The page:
As a reader, I’ve come to realize that for every Great and Powerful Oz on display, it really boils down to the little man behind the curtain pulling the strings. Hopefully he’ll put on a good enough show that I’ll ignore him utterly.

  • How do you keep your world straight?
A Brush Of Darkness Blurg:
I had a naked incubus in my bedroom. With a frying pan of half-cooked bacon and a hard-on. And a unicorn bite on his ass. Christ, this was turning out to be a weird morning.

Six months ago, Abby Sinclair was struggling to pick up the pieces of her shattered life. Now, she has an enchanted iPod, a miniature unicorn living in her underwear drawer, and a magical marketplace to manage. But despite her growing knowledge of the OtherWorld, Abby isn’t at all prepared for Brystion, the dark, mysterious, and as sexy as sin incubus who shows up searching for his sister—and is convinced Abby has the key to the succubus’s whereabouts..

Abby has enough problems without having this seductive shape-shifter literally invading her dreams to get information. But when her Faery boss and some of her friends vanish as well, Abby and Brystion must form an uneasy alliance. As Abby is sucked deeper and deeper into this perilous world of faeries, angels, and daemons, she realizes her life is in as much danger as her heart—and there’s no one she can trust to save her.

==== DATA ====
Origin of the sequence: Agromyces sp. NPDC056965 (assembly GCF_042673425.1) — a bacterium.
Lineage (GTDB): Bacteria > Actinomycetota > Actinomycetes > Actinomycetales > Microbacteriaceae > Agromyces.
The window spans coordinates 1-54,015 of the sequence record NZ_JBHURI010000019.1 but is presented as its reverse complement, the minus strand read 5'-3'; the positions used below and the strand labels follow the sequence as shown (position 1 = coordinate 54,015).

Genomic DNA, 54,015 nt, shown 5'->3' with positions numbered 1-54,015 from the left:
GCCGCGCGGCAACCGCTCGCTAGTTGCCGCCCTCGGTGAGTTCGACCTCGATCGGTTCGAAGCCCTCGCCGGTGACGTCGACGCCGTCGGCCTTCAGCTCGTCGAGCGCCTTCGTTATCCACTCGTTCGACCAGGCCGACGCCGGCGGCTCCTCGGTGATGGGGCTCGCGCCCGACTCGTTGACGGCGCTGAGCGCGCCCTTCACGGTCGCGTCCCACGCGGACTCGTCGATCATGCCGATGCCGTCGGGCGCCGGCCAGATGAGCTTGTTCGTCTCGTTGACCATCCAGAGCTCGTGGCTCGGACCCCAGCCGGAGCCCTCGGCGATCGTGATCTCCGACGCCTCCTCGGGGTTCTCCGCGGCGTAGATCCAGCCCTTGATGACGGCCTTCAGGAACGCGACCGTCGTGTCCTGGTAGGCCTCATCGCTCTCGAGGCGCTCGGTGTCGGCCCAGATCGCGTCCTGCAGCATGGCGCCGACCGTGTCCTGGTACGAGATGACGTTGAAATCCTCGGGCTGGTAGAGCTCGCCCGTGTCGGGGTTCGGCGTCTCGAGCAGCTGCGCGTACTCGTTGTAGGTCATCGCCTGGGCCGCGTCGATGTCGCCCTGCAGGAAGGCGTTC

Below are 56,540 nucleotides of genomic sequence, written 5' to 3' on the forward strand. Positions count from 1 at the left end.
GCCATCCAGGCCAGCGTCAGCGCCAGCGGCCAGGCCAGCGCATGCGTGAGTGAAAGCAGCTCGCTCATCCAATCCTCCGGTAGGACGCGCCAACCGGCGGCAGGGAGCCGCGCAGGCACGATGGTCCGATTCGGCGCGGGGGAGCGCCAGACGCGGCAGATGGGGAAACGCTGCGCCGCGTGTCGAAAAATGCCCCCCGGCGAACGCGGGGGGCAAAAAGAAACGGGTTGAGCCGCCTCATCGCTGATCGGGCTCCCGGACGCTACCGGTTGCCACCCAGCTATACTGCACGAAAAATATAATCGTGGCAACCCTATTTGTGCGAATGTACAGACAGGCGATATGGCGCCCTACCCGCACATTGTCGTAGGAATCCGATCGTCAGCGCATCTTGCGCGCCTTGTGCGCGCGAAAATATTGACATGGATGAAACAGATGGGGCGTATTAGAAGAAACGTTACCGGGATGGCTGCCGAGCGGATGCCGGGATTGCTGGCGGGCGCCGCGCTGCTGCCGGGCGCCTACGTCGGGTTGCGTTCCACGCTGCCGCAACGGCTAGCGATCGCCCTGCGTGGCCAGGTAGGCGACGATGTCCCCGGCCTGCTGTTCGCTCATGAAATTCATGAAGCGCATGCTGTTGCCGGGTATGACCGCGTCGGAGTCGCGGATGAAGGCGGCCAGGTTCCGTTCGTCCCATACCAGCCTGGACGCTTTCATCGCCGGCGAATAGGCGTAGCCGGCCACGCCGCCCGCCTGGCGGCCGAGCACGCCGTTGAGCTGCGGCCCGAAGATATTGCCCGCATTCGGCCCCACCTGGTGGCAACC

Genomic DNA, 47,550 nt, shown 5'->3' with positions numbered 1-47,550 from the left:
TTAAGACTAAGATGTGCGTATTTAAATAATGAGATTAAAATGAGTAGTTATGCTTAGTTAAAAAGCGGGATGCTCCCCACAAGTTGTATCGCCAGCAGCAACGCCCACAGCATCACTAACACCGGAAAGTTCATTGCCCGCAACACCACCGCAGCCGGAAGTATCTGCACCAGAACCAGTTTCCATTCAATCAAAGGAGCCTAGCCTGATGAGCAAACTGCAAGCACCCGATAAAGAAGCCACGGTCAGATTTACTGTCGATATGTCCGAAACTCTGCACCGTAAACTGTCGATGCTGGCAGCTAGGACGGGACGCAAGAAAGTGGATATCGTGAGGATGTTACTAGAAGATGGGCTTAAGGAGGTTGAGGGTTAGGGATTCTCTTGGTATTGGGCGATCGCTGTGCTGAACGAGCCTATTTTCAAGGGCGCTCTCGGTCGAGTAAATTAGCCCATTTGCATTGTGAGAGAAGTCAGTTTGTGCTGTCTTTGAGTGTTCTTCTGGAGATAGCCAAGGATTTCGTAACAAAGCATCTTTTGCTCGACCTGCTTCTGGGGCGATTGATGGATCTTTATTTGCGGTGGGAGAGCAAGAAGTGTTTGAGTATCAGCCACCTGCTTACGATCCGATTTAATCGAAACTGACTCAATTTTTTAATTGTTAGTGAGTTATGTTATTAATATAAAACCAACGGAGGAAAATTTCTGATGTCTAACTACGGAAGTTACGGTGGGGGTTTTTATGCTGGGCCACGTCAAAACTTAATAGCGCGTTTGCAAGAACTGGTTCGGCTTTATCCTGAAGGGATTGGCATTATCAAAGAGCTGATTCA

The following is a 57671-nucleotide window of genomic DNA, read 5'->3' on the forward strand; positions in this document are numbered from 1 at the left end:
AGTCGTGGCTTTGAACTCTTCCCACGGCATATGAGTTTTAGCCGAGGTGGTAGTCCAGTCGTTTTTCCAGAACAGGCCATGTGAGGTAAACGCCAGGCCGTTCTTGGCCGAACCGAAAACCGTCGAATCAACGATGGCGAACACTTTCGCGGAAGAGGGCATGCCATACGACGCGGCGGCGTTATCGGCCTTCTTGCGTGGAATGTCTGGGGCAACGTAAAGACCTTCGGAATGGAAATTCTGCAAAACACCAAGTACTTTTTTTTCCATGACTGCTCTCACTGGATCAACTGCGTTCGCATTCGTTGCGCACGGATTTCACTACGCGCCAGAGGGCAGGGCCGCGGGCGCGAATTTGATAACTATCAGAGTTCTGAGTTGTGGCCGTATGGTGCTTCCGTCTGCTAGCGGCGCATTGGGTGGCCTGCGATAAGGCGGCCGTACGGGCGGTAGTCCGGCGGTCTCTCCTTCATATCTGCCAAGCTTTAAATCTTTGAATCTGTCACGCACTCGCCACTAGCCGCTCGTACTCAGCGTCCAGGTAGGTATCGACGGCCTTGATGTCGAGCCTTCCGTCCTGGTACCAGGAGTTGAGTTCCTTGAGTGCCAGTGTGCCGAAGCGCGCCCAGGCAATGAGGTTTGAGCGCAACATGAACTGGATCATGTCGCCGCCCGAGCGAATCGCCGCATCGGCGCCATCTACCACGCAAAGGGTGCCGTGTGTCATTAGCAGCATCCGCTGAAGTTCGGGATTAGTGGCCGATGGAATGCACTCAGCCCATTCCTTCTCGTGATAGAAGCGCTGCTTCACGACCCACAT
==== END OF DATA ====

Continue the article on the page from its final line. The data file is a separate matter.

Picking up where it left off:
Stay tuned for January when I can share the excerpt with you here OVER COFFEE. If you love urban fantasy, you're going to love Allison's writing style and story. 

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A marine biologist in a former life, Allison Pang turned to a life of crime to finance her wild spending habits and need to collect Faberge eggs. A cat thief of notable repute, she spends her days sleeping and nights scaling walls and wooing dancing boys….Well, at least the marine biology part is true. But she was taloned by a hawk once. She also loves Hello Kitty, sparkly shoes, and gorgeous violinists.

She spends her days in Northern Virginia working as a cube grunt and her nights waiting on her kids and cats, punctuated by the occasional husbandly serenade. Sometimes she even manages to write. Mostly she just makes it up as she goes.